It is not significant that it was a sergeant from the Los Angeles Police Department who initially seized the suitcase, but the federal government which utilized it for evidence. From beginning to end the operation was joint between Figelsky in California, agents of the BNDD in New York, and detectives of the New York Port Authority. Such cooperation and teamwork are a laudable and necessary adjunct to the nationwide attack against drugs, and it does not serve the purpose of the fourth amendment in any way to create unnecessary stumbling blocks to such cooperation. Thus this situation is clearly distinguishable from United States v. Birrell, 470 F.2d 113 (2d Cir. 1972), where documents seized legally for one purpose by the New York City Police were not returned to the owner, despite his demand, when the police had no further right to them, but rather were given to a federal prosecutor who used them to develop evidence in a wholly unrelated case.
See United States v. Doe, 472 F.2d 982 (2d Cir.), cert. denied, 411 U.S. 969, 93 S.Ct. 2160, 36 L.Ed.2d 691 (1973).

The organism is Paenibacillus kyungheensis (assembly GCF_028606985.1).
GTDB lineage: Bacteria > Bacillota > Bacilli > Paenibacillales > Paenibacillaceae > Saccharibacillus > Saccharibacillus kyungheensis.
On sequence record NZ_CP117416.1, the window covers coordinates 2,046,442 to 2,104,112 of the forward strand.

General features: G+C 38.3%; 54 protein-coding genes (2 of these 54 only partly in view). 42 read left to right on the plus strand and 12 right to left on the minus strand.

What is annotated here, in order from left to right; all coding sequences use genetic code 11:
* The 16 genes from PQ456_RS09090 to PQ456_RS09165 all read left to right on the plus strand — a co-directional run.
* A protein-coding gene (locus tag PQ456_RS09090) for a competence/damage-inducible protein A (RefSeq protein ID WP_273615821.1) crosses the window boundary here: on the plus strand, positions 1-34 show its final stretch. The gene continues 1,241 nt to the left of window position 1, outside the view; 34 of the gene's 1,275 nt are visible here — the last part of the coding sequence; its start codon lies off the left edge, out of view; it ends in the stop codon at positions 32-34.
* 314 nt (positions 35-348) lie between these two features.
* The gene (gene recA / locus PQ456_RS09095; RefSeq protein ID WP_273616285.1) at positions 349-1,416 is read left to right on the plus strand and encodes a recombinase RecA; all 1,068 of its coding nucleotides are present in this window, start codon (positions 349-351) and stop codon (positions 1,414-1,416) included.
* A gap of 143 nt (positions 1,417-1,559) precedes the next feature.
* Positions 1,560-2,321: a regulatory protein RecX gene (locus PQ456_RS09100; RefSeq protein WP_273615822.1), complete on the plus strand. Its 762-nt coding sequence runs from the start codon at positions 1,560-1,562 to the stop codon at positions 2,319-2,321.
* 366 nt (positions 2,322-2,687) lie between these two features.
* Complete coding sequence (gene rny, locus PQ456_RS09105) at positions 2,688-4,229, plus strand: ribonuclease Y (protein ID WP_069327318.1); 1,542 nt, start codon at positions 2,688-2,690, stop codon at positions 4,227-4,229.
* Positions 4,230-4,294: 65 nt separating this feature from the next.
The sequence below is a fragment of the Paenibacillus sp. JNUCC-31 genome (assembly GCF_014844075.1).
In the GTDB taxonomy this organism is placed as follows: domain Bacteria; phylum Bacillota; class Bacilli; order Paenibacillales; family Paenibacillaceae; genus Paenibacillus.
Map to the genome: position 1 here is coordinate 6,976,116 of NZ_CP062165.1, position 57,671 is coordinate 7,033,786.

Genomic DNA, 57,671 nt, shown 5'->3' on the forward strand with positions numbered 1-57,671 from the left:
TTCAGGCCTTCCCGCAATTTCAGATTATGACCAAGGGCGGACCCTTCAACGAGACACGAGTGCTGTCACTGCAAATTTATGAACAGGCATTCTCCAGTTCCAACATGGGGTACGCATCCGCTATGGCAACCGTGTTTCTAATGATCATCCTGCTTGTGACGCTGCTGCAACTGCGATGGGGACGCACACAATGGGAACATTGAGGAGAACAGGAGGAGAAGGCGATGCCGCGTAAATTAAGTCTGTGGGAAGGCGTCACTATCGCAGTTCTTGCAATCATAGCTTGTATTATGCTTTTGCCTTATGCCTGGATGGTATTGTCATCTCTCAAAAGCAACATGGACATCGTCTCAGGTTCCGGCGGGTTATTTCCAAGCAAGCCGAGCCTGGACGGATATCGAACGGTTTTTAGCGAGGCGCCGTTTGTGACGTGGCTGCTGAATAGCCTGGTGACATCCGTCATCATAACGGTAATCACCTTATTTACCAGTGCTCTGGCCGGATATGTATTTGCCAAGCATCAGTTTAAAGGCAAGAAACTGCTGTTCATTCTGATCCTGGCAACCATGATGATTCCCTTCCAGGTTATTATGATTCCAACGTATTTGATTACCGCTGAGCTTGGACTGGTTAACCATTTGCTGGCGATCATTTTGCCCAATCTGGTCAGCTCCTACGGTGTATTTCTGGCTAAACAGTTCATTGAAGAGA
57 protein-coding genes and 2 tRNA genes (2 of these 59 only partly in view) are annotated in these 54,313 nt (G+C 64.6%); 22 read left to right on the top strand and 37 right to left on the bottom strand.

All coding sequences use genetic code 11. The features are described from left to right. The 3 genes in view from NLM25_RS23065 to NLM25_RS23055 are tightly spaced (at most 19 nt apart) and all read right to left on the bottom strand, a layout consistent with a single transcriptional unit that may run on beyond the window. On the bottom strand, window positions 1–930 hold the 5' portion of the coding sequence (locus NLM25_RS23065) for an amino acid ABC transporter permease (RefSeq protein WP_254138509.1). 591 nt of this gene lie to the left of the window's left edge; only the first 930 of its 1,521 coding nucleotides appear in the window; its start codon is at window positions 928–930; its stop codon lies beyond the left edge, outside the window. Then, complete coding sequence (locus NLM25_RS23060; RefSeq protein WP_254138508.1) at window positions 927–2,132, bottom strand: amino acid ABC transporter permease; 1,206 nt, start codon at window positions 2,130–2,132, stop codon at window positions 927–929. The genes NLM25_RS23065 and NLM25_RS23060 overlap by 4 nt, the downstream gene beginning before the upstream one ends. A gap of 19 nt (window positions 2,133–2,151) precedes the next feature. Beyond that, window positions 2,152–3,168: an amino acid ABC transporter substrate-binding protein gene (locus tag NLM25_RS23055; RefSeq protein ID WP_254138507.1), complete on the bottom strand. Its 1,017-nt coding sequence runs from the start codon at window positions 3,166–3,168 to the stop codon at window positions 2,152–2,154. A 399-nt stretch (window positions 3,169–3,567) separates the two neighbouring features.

Appellant DeBerry also argues that there was insufficient proof that he possessed the 25 pounds of marijuana with the intent to distribute it. By his own admission, however, he and Edwards had traveled to California with the intention of purchasing the marijuana. The suitcase was shipped from California with both appellants knowing that it contained marijuana. They came to the airport to pick it up. DeBerry argues, however, that there was insufficient proof before the jury concerning his intent to distribute, as opposed to his possession for personal use. There was testimony, however, that the quantity of marijuana had a "street value" of about $8,000 and when the Government was going to call a witness to testify that 25 pounds of marijuana would not be kept for "personal use" (so as to require the charge of a lesser included offense under 21 U.S.C. § 844), defense counsel stipulated — in the jury's absence, to be sure — "that this is a large quantity of marijuana" and that it would "be assumed that this kind of quantity won't be of personal use . . . . The average person doesn't have bricks of marijuana for his own use." The judge left it to the jury, in connection with his charge on intent to give away, sell or otherwise distribute the marijuana, to make the determination whether, in the light of the quantity involved and the value of the marijuana, the appellant had such intent. That evidence together with the evidence that Edwards and DeBerry went on a three-day trip to California costing several hundred dollars in plane fare for no apparent purpose other than the purchase of marijuana is sufficient to have permitted this issue to go to the jury. Additionally the stipulation of counsel is such as to render academic the request to charge the lesser included offense, the offense of simple possession or possession for personal use under 21 U.S.C. § 844.